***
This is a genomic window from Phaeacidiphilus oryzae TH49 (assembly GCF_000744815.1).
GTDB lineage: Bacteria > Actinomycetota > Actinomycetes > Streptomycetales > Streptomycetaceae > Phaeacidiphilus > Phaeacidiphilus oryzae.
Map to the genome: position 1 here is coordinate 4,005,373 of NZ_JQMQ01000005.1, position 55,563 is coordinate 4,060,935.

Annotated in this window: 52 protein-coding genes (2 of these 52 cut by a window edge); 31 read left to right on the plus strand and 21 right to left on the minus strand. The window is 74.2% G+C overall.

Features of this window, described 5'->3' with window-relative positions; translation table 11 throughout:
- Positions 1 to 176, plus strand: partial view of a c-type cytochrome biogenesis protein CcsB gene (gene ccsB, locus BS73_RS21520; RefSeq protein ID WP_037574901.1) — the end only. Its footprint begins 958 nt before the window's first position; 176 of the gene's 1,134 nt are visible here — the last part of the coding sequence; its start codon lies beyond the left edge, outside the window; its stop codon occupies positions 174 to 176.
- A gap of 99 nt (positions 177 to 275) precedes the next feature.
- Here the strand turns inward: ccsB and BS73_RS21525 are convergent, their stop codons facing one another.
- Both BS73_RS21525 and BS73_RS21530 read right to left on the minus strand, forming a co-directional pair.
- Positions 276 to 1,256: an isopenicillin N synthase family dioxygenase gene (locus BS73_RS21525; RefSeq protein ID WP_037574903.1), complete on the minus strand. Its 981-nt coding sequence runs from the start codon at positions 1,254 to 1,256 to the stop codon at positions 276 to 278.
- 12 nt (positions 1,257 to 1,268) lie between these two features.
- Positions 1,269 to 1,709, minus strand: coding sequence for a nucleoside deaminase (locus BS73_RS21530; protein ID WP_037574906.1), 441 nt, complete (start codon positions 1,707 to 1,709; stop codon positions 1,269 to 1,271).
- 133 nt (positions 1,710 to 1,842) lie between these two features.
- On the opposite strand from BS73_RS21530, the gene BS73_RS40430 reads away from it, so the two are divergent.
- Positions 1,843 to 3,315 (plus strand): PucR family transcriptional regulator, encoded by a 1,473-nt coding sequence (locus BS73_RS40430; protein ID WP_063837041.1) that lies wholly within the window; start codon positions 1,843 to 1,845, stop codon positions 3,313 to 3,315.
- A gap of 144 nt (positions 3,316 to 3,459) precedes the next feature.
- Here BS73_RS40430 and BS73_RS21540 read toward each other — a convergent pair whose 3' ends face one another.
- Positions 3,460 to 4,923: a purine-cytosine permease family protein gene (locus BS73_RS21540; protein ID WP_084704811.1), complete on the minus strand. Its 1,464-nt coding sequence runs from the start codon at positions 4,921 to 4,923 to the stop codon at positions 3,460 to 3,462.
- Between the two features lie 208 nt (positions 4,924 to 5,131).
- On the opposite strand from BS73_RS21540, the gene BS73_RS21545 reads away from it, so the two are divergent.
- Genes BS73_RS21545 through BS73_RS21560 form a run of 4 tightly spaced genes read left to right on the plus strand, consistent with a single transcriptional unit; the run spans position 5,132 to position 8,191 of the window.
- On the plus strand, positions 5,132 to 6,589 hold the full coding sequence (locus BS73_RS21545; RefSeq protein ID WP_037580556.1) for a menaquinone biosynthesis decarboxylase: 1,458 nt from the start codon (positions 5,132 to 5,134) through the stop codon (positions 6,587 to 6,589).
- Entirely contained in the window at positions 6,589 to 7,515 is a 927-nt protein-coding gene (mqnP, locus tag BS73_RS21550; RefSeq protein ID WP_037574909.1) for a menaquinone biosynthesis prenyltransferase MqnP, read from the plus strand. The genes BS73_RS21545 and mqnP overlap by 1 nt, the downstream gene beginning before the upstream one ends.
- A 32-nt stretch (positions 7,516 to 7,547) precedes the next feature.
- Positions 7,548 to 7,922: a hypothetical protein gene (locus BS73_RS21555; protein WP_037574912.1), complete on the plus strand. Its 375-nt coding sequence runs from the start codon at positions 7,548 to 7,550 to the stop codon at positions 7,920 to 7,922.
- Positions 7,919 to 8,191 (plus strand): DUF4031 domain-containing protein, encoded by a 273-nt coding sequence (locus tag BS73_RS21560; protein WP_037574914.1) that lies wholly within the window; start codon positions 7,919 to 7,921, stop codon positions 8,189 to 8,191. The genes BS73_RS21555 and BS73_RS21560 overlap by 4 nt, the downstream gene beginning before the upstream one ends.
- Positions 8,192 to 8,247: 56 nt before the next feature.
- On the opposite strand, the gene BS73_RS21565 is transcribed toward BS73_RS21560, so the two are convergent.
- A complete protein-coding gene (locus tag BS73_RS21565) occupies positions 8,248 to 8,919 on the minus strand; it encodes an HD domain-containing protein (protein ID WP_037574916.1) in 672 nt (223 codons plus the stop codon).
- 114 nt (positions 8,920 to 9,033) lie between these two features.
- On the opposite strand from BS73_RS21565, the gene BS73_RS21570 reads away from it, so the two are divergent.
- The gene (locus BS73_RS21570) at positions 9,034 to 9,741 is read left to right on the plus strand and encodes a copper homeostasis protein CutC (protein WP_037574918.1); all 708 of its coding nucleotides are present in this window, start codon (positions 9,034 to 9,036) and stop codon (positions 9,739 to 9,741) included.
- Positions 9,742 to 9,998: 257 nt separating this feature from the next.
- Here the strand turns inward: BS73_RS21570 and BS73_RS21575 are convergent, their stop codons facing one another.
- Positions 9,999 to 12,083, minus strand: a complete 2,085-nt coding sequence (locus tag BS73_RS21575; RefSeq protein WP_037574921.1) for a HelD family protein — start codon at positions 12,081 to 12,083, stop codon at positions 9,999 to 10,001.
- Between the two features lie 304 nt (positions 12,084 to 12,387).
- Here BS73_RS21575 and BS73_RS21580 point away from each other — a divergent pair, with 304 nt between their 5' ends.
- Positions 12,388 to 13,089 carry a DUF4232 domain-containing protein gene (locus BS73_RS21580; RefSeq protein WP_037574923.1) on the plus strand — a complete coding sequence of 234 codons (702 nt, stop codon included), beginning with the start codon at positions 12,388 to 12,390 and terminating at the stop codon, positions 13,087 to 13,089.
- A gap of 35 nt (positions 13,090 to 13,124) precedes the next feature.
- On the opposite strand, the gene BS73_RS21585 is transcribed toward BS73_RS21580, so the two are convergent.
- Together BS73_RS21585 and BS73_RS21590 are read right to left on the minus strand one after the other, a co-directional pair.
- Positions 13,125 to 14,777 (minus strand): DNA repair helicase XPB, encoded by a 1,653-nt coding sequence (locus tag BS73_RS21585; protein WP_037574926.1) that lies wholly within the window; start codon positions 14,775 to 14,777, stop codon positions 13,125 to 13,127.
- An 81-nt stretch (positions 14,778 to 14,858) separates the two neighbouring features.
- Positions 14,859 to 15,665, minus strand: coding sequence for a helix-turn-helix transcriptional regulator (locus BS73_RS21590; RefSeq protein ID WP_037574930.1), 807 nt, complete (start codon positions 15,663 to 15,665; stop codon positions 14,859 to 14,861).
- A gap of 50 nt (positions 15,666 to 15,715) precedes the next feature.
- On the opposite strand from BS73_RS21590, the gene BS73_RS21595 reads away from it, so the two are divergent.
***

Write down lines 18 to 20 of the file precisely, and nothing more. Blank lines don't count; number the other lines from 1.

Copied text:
- Positions 3,460 to 4,923: a purine-cytosine permease family protein gene (locus BS73_RS21540; protein ID WP_084704811.1), complete on the minus strand. Its 1,464-nt coding sequence runs from the start codon at positions 4,921 to 4,923 to the stop codon at positions 3,460 to 3,462.
- Between the two features lie 208 nt (positions 4,924 to 5,131).
- On the opposite strand from BS73_RS21540, the gene BS73_RS21545 reads away from it, so the two are divergent.